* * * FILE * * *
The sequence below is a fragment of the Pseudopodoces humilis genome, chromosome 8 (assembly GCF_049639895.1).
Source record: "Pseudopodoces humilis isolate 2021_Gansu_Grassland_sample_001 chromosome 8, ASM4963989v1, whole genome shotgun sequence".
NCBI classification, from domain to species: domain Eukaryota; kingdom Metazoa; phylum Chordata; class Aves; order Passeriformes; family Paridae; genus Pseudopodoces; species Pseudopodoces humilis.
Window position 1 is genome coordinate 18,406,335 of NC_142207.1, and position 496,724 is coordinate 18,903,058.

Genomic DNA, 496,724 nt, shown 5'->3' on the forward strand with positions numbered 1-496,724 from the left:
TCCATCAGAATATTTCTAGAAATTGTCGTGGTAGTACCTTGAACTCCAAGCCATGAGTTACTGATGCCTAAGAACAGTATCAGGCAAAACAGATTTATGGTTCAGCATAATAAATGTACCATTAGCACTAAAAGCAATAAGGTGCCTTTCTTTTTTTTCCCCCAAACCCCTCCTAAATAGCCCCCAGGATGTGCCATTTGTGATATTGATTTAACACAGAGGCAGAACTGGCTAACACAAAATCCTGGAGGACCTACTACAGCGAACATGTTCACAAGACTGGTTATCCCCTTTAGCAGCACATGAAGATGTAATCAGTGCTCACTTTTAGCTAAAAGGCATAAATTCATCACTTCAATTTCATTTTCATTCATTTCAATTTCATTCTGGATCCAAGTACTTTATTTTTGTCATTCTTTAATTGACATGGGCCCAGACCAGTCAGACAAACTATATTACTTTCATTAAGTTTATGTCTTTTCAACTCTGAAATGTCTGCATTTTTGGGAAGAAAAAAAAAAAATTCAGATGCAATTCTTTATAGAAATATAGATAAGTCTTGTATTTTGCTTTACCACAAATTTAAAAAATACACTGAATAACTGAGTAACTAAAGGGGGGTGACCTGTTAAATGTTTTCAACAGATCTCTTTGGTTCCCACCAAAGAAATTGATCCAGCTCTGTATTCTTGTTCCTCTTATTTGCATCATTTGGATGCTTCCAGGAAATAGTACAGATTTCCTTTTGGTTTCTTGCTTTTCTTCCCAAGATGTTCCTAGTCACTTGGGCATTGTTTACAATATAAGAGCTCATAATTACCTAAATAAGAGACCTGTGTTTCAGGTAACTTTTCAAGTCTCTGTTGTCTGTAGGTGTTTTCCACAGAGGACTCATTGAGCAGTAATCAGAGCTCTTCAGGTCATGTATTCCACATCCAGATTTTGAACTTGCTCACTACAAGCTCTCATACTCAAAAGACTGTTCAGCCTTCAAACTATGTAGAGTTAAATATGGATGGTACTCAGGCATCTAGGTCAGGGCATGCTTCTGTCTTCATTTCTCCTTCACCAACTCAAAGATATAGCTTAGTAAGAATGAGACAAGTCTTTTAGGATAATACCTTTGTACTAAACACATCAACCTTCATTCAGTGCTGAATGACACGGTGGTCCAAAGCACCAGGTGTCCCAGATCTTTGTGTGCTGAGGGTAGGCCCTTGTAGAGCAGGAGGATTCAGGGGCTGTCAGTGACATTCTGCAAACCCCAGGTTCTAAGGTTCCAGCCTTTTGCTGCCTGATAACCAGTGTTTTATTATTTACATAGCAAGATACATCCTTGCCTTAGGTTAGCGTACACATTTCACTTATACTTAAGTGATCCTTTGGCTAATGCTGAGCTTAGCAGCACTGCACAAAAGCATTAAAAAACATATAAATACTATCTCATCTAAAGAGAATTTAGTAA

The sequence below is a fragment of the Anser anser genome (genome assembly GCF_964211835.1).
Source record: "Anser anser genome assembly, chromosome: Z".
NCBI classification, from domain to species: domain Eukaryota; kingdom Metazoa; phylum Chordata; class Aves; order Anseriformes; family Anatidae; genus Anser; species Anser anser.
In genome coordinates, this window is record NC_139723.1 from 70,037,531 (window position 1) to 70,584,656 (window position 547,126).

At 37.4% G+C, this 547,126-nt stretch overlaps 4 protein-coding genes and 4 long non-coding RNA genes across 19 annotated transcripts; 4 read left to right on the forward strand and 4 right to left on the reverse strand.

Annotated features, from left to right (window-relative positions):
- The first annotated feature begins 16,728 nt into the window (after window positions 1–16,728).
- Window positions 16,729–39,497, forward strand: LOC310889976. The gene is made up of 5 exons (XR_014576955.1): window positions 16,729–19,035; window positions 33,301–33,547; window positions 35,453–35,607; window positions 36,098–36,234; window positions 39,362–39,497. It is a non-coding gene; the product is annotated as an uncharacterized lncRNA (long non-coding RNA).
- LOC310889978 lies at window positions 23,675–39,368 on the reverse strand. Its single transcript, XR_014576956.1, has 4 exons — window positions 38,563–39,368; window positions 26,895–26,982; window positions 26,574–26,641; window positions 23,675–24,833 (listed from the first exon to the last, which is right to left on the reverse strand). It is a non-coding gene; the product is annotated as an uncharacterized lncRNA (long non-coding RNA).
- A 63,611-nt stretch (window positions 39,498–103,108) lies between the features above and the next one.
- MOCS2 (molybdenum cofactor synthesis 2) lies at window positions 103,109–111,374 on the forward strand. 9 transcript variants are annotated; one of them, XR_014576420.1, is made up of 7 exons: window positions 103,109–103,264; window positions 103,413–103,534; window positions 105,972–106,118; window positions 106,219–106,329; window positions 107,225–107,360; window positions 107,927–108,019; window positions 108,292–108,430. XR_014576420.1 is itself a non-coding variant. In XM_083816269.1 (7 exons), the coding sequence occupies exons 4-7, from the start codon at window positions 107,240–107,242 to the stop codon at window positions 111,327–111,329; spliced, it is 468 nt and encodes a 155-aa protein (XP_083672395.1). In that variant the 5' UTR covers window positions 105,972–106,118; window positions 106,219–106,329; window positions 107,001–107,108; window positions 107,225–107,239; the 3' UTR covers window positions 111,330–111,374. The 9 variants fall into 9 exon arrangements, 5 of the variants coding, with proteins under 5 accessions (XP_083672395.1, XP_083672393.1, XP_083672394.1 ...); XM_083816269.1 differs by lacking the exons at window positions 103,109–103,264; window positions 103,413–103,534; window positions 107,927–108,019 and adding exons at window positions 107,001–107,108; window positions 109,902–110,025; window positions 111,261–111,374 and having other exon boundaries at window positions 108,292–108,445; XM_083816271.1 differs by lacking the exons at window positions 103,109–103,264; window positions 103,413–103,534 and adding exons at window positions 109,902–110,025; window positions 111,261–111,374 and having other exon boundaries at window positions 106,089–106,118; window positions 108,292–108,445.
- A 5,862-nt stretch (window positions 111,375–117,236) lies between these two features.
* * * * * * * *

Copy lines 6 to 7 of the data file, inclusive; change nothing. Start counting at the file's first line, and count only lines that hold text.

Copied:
TCCATCAGAATATTTCTAGAAATTGTCGTGGTAGTACCTTGAACTCCAAGCCATGAGTTACTGATGCCTAAGAACAGTATCAGGCAAAACAGATTTATGGTTCAGCATAATAAATGTACCATTAGCACTAAAAGCAATAAGGTGCCTTTCTTTTTTTTCCCCCAAACCCCTCCTAAATAGCCCCCAGGATGTGCCATTTGTGATATTGATTTAACACAGAGGCAGAACTGGCTAACACAAAATCCTGGAGGACCTACTACAGCGAACATGTTCACAAGACTGGTTATCCCCTTTAGCAGCACATGAAGATGTAATCAGTGCTCACTTTTAGCTAAAAGGCATAAATTCATCACTTCAATTTCATTTTCATTCATTTCAATTTCATTCTGGATCCAAGTACTTTATTTTTGTCATTCTTTAATTGACATGGGCCCAGACCAGTCAGACAAACTATATTACTTTCATTAAGTTTATGTCTTTTCAACTCTGAAATGTCTGCATTTTTGGGAAGAAAAAAAAAAAATTCAGATGCAATTCTTTATAGAAATATAGATAAGTCTTGTATTTTGCTTTACCACAAATTTAAAAAATACACTGAATAACTGAGTAACTAAAGGGGGGTGACCTGTTAAATGTTTTCAACAGATCTCTTTGGTTCCCACCAAAGAAATTGATCCAGCTCTGTATTCTTGTTCCTCTTATTTGCATCATTTGGATGCTTCCAGGAAATAGTACAGATTTCCTTTTGGTTTCTTGCTTTTCTTCCCAAGATGTTCCTAGTCACTTGGGCATTGTTTACAATATAAGAGCTCATAATTACCTAAATAAGAGACCTGTGTTTCAGGTAACTTTTCAAGTCTCTGTTGTCTGTAGGTGTTTTCCACAGAGGACTCATTGAGCAGTAATCAGAGCTCTTCAGGTCATGTATTCCACATCCAGATTTTGAACTTGCTCACTACAAGCTCTCATACTCAAAAGACTGTTCAGCCTTCAAACTATGTAGAGTTAAATATGGATGGTACTCAGGCATCTAGGTCAGGGCATGCTTCTGTCTTCATTTCTCCTTCACCAACTCAAAGATATAGCTTAGTAAGAATGAGACAAGTCTTTTAGGATAATACCTTTGTACTAAACACATCAACCTTCATTCAGTGCTGAATGACACGGTGGTCCAAAGCACCAGGTGTCCCAGATCTTTGTGTGCTGAGGGTAGGCCCTTGTAGAGCAGGAGGATTCAGGGGCTGTCAGTGACATTCTGCAAACCCCAGGTTCTAAGGTTCCAGCCTTTTGCTGCCTGATAACCAGTGTTTTATTATTTACATAGCAAGATACATCCTTGCCTTAGGTTAGCGTACACATTTCACTTATACTTAAGTGATCCTTTGGCTAATGCTGAGCTTAGCAGCACTGCACAAAAGCATTAAAAAACATATAAATACTATCTCATCTAAAGAGAATTTAGTAA

The sequence below is a fragment of the Anser anser genome (genome assembly GCF_964211835.1).